Computerized Superstition



see many studies in newspapers and on TV reported as fact that I can't believe to be true. Many of these studies are the result of computer correlation studies in which essential data is missing. They show a cause and effect relationship between events that are related only by being effects of an unidentified cause.

We are born with the ability to correlate events. We learn as a child that if we touch a hot iron, we will get burned. In other words, there is a direct cause and effect correlation between the action and the result. Sometimes we correlate unrelated events such as seeing a black cat and having bad luck just because a correlation just happens to occur. It is also statistically possible to win at a race track after picking a four leaf clover, though not probable.

With the great proliferation of computers, there is big business in correlation studies. Many of these studies correctly detect direct cause and effect correlations between hazards and injury such as that between drinking and driving. What concerns me is the way computers are used to develop correlations without all the facts. With insufficient data, correlations appear when in fact there is no direct cause and effect, but rather a common, but unidentified cause to two unrelated effects.

There have been may newspaper articles about the supposed correlation between Video Display Terminals (VDTs) and various diseases such as heart disease, cancer and birth defects. Many of these reports are based on computer analysis where a large number of statistics are taken of people who work at VDTs and those who do not. Suppose that the problem is that the nature of long sedentary work invites the use of stimulants such as coffee, tea, and cigarettes. The use of these stimulants is probably not included in the statistics used to correlate VDT use with various diseases. There is certainly a correlation between the use of these stimulants and many diseases. Now suppose there is also a small correlation between VDT use and stimulants. Then the computer analysis will show a correlation between VDT use and diseases even though a direct cause and effect relationship does not exist. This is secondary correlation, an indirect correlation to a common, often unreported, variable.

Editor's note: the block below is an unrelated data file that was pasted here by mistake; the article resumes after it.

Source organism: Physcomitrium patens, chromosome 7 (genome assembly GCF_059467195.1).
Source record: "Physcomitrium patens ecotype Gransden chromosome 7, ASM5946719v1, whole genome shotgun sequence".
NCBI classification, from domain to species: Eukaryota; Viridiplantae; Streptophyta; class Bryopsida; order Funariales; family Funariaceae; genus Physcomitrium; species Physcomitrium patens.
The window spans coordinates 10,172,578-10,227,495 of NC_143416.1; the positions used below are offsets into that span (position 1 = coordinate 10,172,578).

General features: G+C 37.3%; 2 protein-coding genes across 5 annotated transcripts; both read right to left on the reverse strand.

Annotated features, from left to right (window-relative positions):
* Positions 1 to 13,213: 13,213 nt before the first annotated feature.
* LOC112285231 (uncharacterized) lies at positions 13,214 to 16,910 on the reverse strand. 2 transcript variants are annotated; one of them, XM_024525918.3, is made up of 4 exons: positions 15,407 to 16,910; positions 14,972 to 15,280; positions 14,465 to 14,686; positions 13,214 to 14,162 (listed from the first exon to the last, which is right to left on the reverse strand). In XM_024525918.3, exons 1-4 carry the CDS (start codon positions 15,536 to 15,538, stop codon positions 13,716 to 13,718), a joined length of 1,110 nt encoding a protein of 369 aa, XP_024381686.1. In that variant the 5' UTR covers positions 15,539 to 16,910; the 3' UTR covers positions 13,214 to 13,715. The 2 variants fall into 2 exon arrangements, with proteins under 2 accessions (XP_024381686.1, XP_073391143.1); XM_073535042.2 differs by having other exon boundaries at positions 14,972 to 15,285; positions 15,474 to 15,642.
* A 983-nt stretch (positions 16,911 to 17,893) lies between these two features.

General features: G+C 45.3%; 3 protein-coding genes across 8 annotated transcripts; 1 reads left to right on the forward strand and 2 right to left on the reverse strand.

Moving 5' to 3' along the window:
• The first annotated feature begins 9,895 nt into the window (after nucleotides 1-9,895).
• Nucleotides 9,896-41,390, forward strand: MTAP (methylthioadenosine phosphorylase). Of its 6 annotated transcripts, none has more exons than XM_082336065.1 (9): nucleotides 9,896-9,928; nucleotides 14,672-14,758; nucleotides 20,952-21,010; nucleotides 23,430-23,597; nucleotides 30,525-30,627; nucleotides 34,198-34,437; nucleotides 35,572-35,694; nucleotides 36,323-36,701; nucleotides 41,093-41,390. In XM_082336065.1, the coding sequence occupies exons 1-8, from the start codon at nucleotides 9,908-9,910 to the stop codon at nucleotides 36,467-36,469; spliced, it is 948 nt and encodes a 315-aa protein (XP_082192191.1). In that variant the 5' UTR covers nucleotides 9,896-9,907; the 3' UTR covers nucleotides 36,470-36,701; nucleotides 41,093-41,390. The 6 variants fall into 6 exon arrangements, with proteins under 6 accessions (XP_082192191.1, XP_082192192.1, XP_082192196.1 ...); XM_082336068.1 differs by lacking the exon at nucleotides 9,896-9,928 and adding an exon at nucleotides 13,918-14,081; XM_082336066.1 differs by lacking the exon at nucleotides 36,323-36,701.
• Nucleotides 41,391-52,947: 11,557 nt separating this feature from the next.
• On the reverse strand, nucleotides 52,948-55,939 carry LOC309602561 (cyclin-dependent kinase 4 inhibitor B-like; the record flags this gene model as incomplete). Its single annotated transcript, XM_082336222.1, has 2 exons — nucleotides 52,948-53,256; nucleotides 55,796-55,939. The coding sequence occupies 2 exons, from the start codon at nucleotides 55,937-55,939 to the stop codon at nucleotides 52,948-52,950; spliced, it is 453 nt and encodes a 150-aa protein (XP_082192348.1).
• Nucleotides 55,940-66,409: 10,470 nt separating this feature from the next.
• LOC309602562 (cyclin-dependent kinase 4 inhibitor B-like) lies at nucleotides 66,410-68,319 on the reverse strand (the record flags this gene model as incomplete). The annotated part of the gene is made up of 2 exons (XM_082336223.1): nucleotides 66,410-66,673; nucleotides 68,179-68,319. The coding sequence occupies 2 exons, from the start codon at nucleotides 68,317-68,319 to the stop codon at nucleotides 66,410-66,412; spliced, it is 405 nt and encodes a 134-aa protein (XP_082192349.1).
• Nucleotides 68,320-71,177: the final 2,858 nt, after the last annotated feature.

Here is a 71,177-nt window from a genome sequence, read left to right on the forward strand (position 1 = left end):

Another example that was in the news was a supposed correlation between low frequency electromagnetic fields (EMF) and diseases. A newspaper reporter was excited when an alternating field of 35 milligauss was found in elementary school classroom. What she didn't know is that the Earth's magnetic field is almost 500 milligauss, and that magnets used to pin notes to the refrigerator are over a million milligauss. The computer correlation of magnetic field to children's disease probably failed to include, report and correlate the use of carcinogens (creosote, fungicides, etc.) in wooden power poles. Again secondary correlation may occur because electromagnetic fields are found near power poles, and the frequent use of poisonous materials used to preserve wood power poles can cause medical problems. Has there been a study to see if there is a difference in the occurrence of cancer between linemen who work on wooden power poles versus linemen who work on metal poles, or linemen who work on buried power lines? But even working on metal poles can expose one to the herbicides and defoliants sometimes used to minimize weed growth around high tension lines. Old power transformers leaking a poly-chlorinated biphenyl (PCB) are fortunately a thing of the past, but may have influenced past EMF studies. There is even evidence that corona discharge (leakage) over insulators (used in very high voltage transmission lines) produces X-ray energy.

Another problem is determining what is cause and what is effect. Some people incorrectly assume the Carbon Dioxide causes Global Warming. But a close look at the data shows that Global Warming occurs before the increase of Carbon Dioxide. Suppose that Global Warming is caused by an increase in Solar Radiation from the Sun, and the increase heat causes the Earth to warm, which causes the oceans to warm and release some of their large store of dissolved Carbon Dioxide as well as the greenhouse gas called 'water vapor'. The result would be wetter weather and a significant increase in plant growth. With more CO2 in the air and more water, more food could be grown.

I hear people worried about the ozone hole that forms every year over the Antarctic. 'Why?' I ask. The say they are worried about ultraviolet light. It is true that ozone attenuates UVA & UVB, but what they do not realize is that UVC is needed to replenish the ozone that was naturally converted back to ordinary oxygen. It is only during the long Antarctic night that the ozone hole can form. During the night there is no UVA, UVB or UVC from the sun. When the sun reappears in October, the ozone reforms from the UVC and the hold is closed.

Over and over again I see false correlation studies reported as fact because the computer said so. I wonder what data was used in the study, and what data should have been taken, but was not. I refuse to believe wild cause and effect claims until the mechanism of the cause and effect is adequately explained.

I recommend reading chapters 5 in the book 'Kicking the Sacred Cow' by James P. Hogan 2004. [ISBN 0-7434-8828-8] What he says in this chapter is similar to what I have known for years.

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